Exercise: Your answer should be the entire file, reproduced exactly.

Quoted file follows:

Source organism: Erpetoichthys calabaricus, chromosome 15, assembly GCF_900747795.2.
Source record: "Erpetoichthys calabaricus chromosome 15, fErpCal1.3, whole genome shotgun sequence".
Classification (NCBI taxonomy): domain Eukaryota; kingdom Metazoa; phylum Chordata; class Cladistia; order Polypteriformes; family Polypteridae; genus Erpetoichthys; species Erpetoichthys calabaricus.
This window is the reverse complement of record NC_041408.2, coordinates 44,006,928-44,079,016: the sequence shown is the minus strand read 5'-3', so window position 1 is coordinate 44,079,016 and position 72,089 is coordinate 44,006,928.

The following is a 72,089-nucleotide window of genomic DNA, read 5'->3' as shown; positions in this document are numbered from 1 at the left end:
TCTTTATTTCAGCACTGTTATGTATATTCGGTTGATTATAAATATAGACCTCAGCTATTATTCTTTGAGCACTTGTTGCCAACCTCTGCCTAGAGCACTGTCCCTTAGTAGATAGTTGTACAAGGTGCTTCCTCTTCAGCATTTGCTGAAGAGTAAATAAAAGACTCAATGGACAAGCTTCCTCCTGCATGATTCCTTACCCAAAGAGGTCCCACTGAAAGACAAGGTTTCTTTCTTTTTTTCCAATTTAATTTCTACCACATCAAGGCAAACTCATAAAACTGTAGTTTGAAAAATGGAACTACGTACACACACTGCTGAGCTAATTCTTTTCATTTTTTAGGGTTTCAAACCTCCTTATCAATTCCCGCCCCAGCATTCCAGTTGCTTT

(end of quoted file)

Source organism: Erpetoichthys calabaricus, chromosome 15, assembly GCF_900747795.2.
Source record: "Erpetoichthys calabaricus chromosome 15, fErpCal1.3, whole genome shotgun sequence".
Classification (NCBI taxonomy): domain Eukaryota; kingdom Metazoa; phylum Chordata; class Cladistia; order Polypteriformes; family Polypteridae; genus Erpetoichthys; species Erpetoichthys calabaricus.
This window is the reverse complement of record NC_041408.2, coordinates 44,006,928-44,079,016: the sequence shown is the minus strand read 5'-3', so window position 1 is coordinate 44,079,016 and position 72,089 is coordinate 44,006,928.

The following is a 72,089-nucleotide window of genomic DNA, read 5'->3' as shown; positions in this document are numbered from 1 at the left end:
TCTTTATTTCAGCACTGTTATGTATATTCGGTTGATTATAAATATAGACCTCAGCTATTATTCTTTGAGCACTTGTTGCCAACCTCTGCCTAGAGCACTGTCCCTTAGTAGATAGTTGTACAAGGTGCTTCCTCTTCAGCATTTGCTGAAGAGTAAATAAAAGACTCAATGGACAAGCTTCCTCCTGCATGATTCCTTACCCAAAGAGGTCCCACTGAAAGACAAGGTTTCTTTCTTTTTTTCCAATTTAATTTCTACCACATCAAGGCAAACTCATAAAACTGTAGTTTGAAAAATGGAACTACGTACACACACTGCTGAGCTAATTCTTTTCATTTTTTAGGGTTTCAAACCTCCTTATCAATTCCCGCCCCAGCATTCCAGTTGCTTT